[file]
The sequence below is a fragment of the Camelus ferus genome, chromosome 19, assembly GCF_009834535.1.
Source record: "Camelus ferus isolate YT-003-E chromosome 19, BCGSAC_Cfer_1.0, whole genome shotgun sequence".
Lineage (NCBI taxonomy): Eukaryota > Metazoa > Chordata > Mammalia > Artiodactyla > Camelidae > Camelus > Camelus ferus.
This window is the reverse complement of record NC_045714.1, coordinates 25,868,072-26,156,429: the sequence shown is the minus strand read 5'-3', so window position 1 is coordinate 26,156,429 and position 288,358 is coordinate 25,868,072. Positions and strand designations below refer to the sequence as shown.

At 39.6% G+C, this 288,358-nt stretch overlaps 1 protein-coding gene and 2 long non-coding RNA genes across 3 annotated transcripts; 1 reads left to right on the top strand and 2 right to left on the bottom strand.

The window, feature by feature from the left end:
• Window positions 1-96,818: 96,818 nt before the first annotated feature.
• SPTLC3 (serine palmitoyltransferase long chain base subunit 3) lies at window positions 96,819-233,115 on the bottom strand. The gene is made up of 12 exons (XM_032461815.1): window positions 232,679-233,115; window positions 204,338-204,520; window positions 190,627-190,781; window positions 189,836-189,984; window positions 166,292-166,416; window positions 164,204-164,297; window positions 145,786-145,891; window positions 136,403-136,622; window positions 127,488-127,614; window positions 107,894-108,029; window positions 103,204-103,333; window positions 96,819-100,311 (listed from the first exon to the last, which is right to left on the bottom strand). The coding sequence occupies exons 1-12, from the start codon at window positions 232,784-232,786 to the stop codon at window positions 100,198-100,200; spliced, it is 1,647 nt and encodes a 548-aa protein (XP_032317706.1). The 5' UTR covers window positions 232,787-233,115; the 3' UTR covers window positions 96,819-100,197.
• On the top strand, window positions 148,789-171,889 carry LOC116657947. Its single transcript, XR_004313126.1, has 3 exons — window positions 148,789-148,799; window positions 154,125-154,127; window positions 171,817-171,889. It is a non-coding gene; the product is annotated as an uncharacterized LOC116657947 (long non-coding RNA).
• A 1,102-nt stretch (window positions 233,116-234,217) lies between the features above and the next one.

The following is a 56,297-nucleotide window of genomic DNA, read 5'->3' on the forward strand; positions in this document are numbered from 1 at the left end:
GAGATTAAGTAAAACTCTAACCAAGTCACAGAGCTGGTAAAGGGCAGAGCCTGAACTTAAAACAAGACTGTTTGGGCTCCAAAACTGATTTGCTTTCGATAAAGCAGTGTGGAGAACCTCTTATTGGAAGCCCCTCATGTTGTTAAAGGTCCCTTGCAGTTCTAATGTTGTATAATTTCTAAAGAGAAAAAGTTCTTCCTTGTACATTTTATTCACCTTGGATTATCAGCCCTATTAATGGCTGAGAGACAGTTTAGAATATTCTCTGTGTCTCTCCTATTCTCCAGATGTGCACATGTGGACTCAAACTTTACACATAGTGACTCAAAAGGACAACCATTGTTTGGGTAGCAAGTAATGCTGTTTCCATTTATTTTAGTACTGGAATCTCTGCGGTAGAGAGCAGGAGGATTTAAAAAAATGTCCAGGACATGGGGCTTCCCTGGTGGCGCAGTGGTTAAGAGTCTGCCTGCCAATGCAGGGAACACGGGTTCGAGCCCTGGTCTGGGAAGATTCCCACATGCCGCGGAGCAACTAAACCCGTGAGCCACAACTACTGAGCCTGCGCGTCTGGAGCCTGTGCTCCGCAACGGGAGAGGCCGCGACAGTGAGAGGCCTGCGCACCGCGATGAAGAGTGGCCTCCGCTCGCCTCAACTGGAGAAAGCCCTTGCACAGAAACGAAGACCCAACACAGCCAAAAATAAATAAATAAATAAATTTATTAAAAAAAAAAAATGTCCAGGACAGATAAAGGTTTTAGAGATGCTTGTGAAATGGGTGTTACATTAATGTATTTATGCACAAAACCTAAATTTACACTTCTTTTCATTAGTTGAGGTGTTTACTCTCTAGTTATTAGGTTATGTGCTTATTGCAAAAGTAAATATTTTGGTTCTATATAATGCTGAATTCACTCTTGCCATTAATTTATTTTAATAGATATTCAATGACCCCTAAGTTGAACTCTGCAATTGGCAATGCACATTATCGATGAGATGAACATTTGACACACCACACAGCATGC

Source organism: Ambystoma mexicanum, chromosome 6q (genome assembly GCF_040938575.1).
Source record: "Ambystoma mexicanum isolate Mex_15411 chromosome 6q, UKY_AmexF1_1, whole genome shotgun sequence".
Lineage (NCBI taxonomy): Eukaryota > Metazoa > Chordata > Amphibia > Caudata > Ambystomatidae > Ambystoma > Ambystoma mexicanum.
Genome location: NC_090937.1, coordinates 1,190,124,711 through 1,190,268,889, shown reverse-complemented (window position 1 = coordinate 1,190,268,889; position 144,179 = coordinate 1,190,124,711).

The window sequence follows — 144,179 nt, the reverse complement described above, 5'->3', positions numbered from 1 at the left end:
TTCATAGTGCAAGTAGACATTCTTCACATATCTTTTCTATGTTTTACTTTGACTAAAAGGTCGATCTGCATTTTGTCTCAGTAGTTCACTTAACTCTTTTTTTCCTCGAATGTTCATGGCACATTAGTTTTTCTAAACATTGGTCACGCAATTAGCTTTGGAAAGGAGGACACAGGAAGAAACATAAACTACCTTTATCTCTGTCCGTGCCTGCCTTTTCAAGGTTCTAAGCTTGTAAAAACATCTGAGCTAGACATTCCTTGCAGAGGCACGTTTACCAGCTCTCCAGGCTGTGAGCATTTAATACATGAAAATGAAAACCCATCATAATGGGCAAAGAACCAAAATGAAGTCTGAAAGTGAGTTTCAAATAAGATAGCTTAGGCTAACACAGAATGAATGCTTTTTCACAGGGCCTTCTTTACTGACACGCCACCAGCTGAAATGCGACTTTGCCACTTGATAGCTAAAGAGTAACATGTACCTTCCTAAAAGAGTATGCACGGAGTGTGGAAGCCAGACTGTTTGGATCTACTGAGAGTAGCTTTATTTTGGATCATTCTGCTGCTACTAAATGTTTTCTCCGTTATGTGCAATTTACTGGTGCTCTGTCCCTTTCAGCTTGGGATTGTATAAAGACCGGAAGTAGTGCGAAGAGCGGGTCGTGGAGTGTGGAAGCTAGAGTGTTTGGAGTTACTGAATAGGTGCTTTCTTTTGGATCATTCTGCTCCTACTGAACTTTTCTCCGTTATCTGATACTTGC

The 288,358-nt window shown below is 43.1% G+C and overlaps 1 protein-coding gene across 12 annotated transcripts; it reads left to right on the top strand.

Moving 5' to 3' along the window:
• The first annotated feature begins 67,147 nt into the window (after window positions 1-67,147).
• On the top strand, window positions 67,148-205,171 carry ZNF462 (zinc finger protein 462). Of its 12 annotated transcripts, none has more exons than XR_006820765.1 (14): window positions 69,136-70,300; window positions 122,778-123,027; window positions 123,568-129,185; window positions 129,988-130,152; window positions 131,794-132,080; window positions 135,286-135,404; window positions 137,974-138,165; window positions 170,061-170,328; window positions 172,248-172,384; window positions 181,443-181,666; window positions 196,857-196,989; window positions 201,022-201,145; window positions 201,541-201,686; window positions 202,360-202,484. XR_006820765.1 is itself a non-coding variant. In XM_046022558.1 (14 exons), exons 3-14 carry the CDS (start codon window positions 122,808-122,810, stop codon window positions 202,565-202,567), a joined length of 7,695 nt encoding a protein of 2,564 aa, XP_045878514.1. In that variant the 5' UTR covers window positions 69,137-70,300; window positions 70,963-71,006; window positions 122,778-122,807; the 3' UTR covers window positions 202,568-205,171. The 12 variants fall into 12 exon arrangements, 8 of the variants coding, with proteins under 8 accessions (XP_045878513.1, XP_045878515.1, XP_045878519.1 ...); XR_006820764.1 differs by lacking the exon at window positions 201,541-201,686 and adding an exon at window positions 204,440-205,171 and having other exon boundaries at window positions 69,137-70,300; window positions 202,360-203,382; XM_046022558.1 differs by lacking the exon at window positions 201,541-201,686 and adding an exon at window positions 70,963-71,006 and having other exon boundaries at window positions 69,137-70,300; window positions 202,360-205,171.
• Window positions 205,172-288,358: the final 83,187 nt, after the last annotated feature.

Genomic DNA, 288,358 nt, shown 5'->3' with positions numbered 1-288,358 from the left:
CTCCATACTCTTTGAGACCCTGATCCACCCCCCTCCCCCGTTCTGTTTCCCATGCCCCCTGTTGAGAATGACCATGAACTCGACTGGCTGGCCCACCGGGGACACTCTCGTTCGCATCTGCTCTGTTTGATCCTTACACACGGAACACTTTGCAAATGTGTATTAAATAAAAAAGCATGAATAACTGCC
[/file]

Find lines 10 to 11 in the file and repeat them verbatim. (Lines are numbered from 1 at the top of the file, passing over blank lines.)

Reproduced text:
• A 1,102-nt stretch (window positions 233,116-234,217) lies between the features above and the next one.

The following is a 56,297-nucleotide window of genomic DNA, read 5'->3' on the forward strand; positions in this document are numbered from 1 at the left end: